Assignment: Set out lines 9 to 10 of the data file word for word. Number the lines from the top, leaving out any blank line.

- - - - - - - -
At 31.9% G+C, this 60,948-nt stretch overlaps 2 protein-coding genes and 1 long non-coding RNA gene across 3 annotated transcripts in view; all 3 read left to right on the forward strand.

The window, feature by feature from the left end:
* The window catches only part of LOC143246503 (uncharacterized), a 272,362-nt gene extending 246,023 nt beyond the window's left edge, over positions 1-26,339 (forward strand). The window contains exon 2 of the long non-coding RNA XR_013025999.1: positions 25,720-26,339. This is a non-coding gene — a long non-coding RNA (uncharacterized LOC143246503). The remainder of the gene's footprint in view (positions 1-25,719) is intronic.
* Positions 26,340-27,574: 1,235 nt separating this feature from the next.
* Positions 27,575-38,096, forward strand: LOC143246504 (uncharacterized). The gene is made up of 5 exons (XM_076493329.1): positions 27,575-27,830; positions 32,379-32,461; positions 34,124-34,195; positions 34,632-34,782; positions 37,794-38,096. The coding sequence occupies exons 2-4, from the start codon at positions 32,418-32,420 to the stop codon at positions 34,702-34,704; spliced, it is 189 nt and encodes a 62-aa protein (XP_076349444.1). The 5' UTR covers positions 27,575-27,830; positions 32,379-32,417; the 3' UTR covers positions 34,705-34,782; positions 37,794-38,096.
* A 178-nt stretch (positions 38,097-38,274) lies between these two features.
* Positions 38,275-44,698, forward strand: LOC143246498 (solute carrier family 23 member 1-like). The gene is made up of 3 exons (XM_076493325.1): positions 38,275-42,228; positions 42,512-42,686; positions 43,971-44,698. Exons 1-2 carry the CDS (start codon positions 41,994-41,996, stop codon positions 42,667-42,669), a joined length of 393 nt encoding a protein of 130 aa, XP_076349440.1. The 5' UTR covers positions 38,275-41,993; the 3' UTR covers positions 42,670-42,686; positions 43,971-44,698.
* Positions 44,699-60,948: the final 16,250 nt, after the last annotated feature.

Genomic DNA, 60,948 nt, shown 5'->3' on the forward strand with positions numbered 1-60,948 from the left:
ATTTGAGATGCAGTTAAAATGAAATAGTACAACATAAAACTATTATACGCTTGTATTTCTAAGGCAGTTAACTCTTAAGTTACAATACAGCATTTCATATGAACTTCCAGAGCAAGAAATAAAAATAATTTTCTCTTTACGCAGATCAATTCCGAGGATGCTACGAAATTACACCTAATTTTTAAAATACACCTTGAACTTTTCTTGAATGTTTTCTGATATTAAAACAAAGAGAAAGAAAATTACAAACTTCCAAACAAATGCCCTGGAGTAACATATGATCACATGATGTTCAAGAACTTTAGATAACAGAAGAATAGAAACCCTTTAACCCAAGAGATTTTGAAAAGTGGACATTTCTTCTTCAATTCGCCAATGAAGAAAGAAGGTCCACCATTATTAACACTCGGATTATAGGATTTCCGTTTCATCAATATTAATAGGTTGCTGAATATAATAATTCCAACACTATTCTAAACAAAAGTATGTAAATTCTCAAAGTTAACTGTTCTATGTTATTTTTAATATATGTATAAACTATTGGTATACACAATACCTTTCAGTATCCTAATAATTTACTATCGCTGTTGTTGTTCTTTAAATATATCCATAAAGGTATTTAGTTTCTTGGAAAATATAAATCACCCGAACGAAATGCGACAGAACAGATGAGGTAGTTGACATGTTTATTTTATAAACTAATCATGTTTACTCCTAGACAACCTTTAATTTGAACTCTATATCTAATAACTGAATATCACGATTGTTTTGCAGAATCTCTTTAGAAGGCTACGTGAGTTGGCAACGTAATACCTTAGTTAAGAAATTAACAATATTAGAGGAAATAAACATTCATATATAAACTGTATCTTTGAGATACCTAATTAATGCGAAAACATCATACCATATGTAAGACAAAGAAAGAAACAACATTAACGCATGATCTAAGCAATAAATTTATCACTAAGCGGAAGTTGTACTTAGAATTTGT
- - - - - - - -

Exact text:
Genomic DNA, 60,948 nt, shown 5'->3' on the forward strand with positions numbered 1-60,948 from the left:
ATTTGAGATGCAGTTAAAATGAAATAGTACAACATAAAACTATTATACGCTTGTATTTCTAAGGCAGTTAACTCTTAAGTTACAATACAGCATTTCATATGAACTTCCAGAGCAAGAAATAAAAATAATTTTCTCTTTACGCAGATCAATTCCGAGGATGCTACGAAATTACACCTAATTTTTAAAATACACCTTGAACTTTTCTTGAATGTTTTCTGATATTAAAACAAAGAGAAAGAAAATTACAAACTTCCAAACAAATGCCCTGGAGTAACATATGATCACATGATGTTCAAGAACTTTAGATAACAGAAGAATAGAAACCCTTTAACCCAAGAGATTTTGAAAAGTGGACATTTCTTCTTCAATTCGCCAATGAAGAAAGAAGGTCCACCATTATTAACACTCGGATTATAGGATTTCCGTTTCATCAATATTAATAGGTTGCTGAATATAATAATTCCAACACTATTCTAAACAAAAGTATGTAAATTCTCAAAGTTAACTGTTCTATGTTATTTTTAATATATGTATAAACTATTGGTATACACAATACCTTTCAGTATCCTAATAATTTACTATCGCTGTTGTTGTTCTTTAAATATATCCATAAAGGTATTTAGTTTCTTGGAAAATATAAATCACCCGAACGAAATGCGACAGAACAGATGAGGTAGTTGACATGTTTATTTTATAAACTAATCATGTTTACTCCTAGACAACCTTTAATTTGAACTCTATATCTAATAACTGAATATCACGATTGTTTTGCAGAATCTCTTTAGAAGGCTACGTGAGTTGGCAACGTAATACCTTAGTTAAGAAATTAACAATATTAGAGGAAATAAACATTCATATATAAACTGTATCTTTGAGATACCTAATTAATGCGAAAACATCATACCATATGTAAGACAAAGAAAGAAACAACATTAACGCATGATCTAAGCAATAAATTTATCACTAAGCGGAAGTTGTACTTAGAATTTGT